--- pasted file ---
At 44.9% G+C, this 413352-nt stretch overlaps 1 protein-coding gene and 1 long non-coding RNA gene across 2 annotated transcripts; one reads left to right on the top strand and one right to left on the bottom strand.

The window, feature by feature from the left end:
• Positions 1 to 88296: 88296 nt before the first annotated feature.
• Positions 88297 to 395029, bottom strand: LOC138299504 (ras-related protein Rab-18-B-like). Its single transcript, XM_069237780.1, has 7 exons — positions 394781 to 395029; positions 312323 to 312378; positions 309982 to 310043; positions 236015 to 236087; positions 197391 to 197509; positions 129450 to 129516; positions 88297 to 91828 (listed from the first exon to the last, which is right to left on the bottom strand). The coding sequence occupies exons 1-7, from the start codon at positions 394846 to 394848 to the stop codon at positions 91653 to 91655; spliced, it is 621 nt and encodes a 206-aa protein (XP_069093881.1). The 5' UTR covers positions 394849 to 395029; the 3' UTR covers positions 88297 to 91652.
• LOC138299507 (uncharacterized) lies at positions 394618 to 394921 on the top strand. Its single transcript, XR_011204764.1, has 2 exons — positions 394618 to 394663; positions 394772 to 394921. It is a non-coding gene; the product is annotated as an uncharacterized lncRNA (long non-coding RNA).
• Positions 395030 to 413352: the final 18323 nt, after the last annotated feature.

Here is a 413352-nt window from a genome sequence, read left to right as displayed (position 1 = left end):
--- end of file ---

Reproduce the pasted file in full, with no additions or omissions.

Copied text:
At 44.9% G+C, this 413352-nt stretch overlaps 1 protein-coding gene and 1 long non-coding RNA gene across 2 annotated transcripts; one reads left to right on the top strand and one right to left on the bottom strand.

The window, feature by feature from the left end:
• Positions 1 to 88296: 88296 nt before the first annotated feature.
• Positions 88297 to 395029, bottom strand: LOC138299504 (ras-related protein Rab-18-B-like). Its single transcript, XM_069237780.1, has 7 exons — positions 394781 to 395029; positions 312323 to 312378; positions 309982 to 310043; positions 236015 to 236087; positions 197391 to 197509; positions 129450 to 129516; positions 88297 to 91828 (listed from the first exon to the last, which is right to left on the bottom strand). The coding sequence occupies exons 1-7, from the start codon at positions 394846 to 394848 to the stop codon at positions 91653 to 91655; spliced, it is 621 nt and encodes a 206-aa protein (XP_069093881.1). The 5' UTR covers positions 394849 to 395029; the 3' UTR covers positions 88297 to 91652.
• LOC138299507 (uncharacterized) lies at positions 394618 to 394921 on the top strand. Its single transcript, XR_011204764.1, has 2 exons — positions 394618 to 394663; positions 394772 to 394921. It is a non-coding gene; the product is annotated as an uncharacterized lncRNA (long non-coding RNA).
• Positions 395030 to 413352: the final 18323 nt, after the last annotated feature.

Here is a 413352-nt window from a genome sequence, read left to right as displayed (position 1 = left end):